Jeff King

Stephen Koranda

Updated June 27, 2016: Gov. Sam Brownback signed Substitute for House Bill 2001, which aims to satisfy a mandate from the Kansas Supreme Court to correct inequities in school funding. The bill increases state funding for poor districts by $38 million for the 2016-17 school year by diverting funds from other parts of the budget as well as redistributes funds from wealthier districts. Brownback says that signing the bill ensures that Kansas schools will remain open.

“I appreciate the hard work of legislators which began prior to the start of the session in a series of meetings," Brownback said in a press release. "The effort to bring together legislators, educators and attorneys resulted in a bill supported by all parties and a stipulation by plaintiff’s attorney that House Bill 2001 satisfies the equity portion of this litigation."

Brownback also congratulated House Speaker Ray Merrick and Senate President Susan Wagle for "an efficient and focused special session."

Stephen Koranda / Kansas Public Radio

The vice president of the Kansas Senate says he will not seek re-election.

Republican Jeff King, from Independence, says lawmakers have become too focused on what he calls soundbites and politics. King says the current political system punishes lawmakers who admit they’ve made a mistake and try to fix it. He uses the example of a business income tax exemption he initially supported, then in recent years worked to eliminate.

Stephen Koranda / Kansas Public Radio/File Photo

State lawmakers are considering how to erase a budget shortfall, and on Thursday a Kansas Senate committee took a look at business taxes.

Lawmakers held a hearing on a bill that would partially roll back a tax exemption for business income. Jim Eschrich is a business owner who says the tax changes overall have been good, but he says it’s unfair for some business owners not to pay income taxes.

The Kansas Senate Judiciary Committee's chairman is promoting a series of measures aimed at making the courts more efficient in response to a budget-focused address by the state Supreme Court's chief justice.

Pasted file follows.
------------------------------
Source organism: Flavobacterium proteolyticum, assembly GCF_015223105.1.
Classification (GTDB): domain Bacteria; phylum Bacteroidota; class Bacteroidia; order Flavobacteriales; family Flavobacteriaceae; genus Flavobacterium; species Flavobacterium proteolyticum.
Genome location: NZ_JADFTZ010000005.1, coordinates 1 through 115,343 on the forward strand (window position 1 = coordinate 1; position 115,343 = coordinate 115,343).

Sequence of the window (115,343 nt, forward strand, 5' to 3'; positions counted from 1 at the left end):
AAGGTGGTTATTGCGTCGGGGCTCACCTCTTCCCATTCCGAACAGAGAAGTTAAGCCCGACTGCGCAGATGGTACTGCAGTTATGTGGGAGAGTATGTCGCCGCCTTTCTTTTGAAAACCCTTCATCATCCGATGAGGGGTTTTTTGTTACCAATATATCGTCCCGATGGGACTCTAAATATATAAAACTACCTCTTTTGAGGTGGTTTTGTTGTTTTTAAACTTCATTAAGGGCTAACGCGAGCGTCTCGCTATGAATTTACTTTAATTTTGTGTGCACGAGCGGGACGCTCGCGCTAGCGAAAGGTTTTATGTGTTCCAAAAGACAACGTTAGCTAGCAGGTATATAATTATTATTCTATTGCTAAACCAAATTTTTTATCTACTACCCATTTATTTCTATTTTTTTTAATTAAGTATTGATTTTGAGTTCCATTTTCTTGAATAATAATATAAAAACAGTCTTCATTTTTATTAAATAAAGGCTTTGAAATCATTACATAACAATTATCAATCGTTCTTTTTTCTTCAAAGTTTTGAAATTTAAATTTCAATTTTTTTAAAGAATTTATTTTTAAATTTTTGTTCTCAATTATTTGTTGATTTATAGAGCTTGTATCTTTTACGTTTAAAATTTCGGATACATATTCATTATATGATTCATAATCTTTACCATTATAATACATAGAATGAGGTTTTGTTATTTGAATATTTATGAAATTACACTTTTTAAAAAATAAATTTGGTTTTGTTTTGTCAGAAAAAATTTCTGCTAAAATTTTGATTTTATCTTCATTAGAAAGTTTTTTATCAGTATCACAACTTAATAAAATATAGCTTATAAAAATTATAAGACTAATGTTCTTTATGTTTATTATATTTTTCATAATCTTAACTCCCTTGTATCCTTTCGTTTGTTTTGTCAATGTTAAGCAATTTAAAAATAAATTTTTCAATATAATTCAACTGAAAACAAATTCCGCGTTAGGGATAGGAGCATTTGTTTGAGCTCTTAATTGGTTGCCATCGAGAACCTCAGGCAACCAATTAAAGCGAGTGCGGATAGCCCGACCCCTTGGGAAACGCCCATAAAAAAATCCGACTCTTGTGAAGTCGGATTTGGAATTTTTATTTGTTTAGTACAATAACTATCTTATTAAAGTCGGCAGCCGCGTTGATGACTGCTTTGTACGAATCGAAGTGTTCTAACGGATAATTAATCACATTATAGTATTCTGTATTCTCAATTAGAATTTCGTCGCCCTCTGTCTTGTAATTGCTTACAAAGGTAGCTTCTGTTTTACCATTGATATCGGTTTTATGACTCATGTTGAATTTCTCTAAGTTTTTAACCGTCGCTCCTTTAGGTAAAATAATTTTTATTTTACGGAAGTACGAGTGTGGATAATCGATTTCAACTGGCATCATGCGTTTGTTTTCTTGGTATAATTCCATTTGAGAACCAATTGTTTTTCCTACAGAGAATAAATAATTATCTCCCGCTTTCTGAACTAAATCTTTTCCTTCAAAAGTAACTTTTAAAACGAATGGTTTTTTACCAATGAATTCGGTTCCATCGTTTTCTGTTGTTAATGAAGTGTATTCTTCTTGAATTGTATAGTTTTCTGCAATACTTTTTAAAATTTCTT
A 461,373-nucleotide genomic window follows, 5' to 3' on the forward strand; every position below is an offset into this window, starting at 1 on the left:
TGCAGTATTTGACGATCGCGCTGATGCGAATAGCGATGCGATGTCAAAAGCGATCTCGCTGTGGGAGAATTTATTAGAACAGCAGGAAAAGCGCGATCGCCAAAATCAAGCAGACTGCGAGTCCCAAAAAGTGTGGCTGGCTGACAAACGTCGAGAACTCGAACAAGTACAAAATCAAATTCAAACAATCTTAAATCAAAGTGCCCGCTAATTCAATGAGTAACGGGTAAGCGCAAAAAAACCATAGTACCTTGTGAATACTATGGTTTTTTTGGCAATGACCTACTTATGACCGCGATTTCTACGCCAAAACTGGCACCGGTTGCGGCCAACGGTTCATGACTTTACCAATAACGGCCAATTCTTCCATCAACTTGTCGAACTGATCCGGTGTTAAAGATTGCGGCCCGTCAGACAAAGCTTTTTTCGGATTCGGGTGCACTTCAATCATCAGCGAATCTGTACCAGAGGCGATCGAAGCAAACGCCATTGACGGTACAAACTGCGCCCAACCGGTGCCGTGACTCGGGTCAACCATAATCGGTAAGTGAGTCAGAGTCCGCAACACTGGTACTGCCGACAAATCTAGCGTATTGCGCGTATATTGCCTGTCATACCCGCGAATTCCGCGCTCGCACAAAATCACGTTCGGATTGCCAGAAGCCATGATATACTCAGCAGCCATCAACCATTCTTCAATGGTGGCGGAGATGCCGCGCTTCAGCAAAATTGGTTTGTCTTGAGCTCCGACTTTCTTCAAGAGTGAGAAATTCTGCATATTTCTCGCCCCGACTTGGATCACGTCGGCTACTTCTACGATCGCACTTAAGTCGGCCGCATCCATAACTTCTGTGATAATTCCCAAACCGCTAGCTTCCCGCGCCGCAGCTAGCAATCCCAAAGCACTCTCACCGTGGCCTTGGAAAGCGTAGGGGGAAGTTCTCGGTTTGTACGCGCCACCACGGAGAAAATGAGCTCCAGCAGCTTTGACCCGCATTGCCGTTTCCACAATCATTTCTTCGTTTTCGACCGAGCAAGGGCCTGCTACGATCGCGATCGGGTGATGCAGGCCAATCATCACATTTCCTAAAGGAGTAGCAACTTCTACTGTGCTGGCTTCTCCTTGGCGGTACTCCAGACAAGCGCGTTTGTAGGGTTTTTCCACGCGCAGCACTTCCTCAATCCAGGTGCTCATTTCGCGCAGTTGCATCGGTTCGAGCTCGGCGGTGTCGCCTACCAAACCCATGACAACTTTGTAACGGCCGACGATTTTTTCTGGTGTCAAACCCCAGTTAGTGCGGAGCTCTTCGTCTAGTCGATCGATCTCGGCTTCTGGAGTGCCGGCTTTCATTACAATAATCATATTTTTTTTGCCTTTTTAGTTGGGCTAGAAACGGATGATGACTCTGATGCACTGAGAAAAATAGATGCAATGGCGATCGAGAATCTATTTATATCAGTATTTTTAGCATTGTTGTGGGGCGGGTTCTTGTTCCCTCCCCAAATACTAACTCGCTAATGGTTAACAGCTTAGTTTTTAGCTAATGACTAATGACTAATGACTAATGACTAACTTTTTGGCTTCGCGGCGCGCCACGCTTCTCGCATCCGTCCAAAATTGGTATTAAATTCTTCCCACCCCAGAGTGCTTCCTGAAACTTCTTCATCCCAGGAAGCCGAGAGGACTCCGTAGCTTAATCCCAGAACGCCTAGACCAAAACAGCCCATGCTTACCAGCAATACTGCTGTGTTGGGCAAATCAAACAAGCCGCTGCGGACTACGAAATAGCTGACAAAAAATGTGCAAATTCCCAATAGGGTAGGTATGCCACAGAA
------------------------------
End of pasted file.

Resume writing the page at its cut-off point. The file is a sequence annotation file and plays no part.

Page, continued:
Independence Republican Jeff King sent Chief Justice Lawton Nuss a letter Thursday, a day after Nuss gave the annual State of the Judiciary address. Nuss warned that the courts need another $8.3 million for the fiscal year beginning in July to avoid employee furloughs.

Stephen Koranda

In 2005, 17-year-old Robert Haberlein and two other people entered a Dollar General store in Bonner Springs. It was late in the day and only one person, 44-year-old Robin Bell, was working in the store. The three overpowered Bell and took her into the back of the store, forcing her to open the safe. They beat her before shooting and killing her.

The chief justice of the Kansas Supreme Court and a prominent legislator are butting heads. At issue are allegations made the the justice.

He says the legislator, who's an attorney, tried to make a deal tying a pay raise for court workers to a constitutional amendment.

Chief Justice Lawton Nuss wrote a letter to a group of judges outlining the allegations. He said that Senate Vice President Jeff King told a group of judges in a meeting if they didn’t support a plan to overhaul how Supreme Court justices are selected, then the pay increase might not pass.

Stephen Koranda, File Photo / Kansas Public Radio

Supporters say a bill to require some recipients of state benefits to be tested for drug use will help people improve their lives, not punish them.

Senate Vice President Jeff King told the Commerce Committee Wednesday that the proposals in Senate Bill 149 will help those receiving assistance payments or unemployment benefits to receive treatment and find employment.